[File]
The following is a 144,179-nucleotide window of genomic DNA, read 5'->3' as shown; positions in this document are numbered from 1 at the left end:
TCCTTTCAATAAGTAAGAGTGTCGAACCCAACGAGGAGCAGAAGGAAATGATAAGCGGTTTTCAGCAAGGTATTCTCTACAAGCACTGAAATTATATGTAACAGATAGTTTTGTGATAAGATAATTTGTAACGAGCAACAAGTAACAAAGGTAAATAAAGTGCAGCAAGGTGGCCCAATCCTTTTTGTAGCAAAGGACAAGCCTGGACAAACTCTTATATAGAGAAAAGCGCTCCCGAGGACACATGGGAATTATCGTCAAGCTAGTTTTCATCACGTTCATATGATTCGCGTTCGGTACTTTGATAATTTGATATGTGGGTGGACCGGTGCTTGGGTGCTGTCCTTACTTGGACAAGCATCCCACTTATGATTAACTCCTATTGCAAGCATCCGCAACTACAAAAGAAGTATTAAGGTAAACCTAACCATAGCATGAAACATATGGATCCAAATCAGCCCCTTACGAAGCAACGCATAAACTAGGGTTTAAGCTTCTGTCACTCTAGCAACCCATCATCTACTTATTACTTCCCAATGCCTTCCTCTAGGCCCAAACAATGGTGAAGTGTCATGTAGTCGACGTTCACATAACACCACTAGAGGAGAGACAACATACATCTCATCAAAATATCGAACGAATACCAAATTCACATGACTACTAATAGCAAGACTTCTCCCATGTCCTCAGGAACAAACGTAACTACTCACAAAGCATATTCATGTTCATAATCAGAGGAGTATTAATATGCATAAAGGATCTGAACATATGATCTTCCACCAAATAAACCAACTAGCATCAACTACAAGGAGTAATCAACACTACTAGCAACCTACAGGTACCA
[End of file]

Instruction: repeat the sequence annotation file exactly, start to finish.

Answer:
The following is a 144,179-nucleotide window of genomic DNA, read 5'->3' as shown; positions in this document are numbered from 1 at the left end:
TCCTTTCAATAAGTAAGAGTGTCGAACCCAACGAGGAGCAGAAGGAAATGATAAGCGGTTTTCAGCAAGGTATTCTCTACAAGCACTGAAATTATATGTAACAGATAGTTTTGTGATAAGATAATTTGTAACGAGCAACAAGTAACAAAGGTAAATAAAGTGCAGCAAGGTGGCCCAATCCTTTTTGTAGCAAAGGACAAGCCTGGACAAACTCTTATATAGAGAAAAGCGCTCCCGAGGACACATGGGAATTATCGTCAAGCTAGTTTTCATCACGTTCATATGATTCGCGTTCGGTACTTTGATAATTTGATATGTGGGTGGACCGGTGCTTGGGTGCTGTCCTTACTTGGACAAGCATCCCACTTATGATTAACTCCTATTGCAAGCATCCGCAACTACAAAAGAAGTATTAAGGTAAACCTAACCATAGCATGAAACATATGGATCCAAATCAGCCCCTTACGAAGCAACGCATAAACTAGGGTTTAAGCTTCTGTCACTCTAGCAACCCATCATCTACTTATTACTTCCCAATGCCTTCCTCTAGGCCCAAACAATGGTGAAGTGTCATGTAGTCGACGTTCACATAACACCACTAGAGGAGAGACAACATACATCTCATCAAAATATCGAACGAATACCAAATTCACATGACTACTAATAGCAAGACTTCTCCCATGTCCTCAGGAACAAACGTAACTACTCACAAAGCATATTCATGTTCATAATCAGAGGAGTATTAATATGCATAAAGGATCTGAACATATGATCTTCCACCAAATAAACCAACTAGCATCAACTACAAGGAGTAATCAACACTACTAGCAACCTACAGGTACCA